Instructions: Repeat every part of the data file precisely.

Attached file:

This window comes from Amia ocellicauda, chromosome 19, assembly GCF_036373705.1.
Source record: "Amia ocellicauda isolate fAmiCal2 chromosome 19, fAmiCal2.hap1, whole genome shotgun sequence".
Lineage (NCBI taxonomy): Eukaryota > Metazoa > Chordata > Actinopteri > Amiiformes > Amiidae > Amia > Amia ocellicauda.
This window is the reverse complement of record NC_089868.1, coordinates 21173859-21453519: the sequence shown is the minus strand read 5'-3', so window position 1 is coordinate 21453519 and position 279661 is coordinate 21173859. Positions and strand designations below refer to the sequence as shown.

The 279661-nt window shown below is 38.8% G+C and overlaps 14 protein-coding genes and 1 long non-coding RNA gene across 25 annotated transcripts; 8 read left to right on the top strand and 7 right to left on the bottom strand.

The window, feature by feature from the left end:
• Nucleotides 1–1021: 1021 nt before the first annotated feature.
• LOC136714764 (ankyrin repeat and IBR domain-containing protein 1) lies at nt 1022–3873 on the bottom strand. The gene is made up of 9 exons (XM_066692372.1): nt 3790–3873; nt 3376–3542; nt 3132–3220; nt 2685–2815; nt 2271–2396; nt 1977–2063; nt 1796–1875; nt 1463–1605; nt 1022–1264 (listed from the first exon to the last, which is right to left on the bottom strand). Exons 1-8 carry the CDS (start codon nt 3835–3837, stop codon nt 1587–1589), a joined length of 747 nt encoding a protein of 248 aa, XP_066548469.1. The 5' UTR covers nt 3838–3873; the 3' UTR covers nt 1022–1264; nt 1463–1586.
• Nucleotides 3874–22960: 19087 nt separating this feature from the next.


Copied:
This window comes from Amia ocellicauda, chromosome 19, assembly GCF_036373705.1.
Source record: "Amia ocellicauda isolate fAmiCal2 chromosome 19, fAmiCal2.hap1, whole genome shotgun sequence".
Lineage (NCBI taxonomy): Eukaryota > Metazoa > Chordata > Actinopteri > Amiiformes > Amiidae > Amia > Amia ocellicauda.
This window is the reverse complement of record NC_089868.1, coordinates 21173859-21453519: the sequence shown is the minus strand read 5'-3', so window position 1 is coordinate 21453519 and position 279661 is coordinate 21173859. Positions and strand designations below refer to the sequence as shown.

The 279661-nt window shown below is 38.8% G+C and overlaps 14 protein-coding genes and 1 long non-coding RNA gene across 25 annotated transcripts; 8 read left to right on the top strand and 7 right to left on the bottom strand.

The window, feature by feature from the left end:
• Nucleotides 1–1021: 1021 nt before the first annotated feature.
• LOC136714764 (ankyrin repeat and IBR domain-containing protein 1) lies at nt 1022–3873 on the bottom strand. The gene is made up of 9 exons (XM_066692372.1): nt 3790–3873; nt 3376–3542; nt 3132–3220; nt 2685–2815; nt 2271–2396; nt 1977–2063; nt 1796–1875; nt 1463–1605; nt 1022–1264 (listed from the first exon to the last, which is right to left on the bottom strand). Exons 1-8 carry the CDS (start codon nt 3835–3837, stop codon nt 1587–1589), a joined length of 747 nt encoding a protein of 248 aa, XP_066548469.1. The 5' UTR covers nt 3838–3873; the 3' UTR covers nt 1022–1264; nt 1463–1586.
• Nucleotides 3874–22960: 19087 nt separating this feature from the next.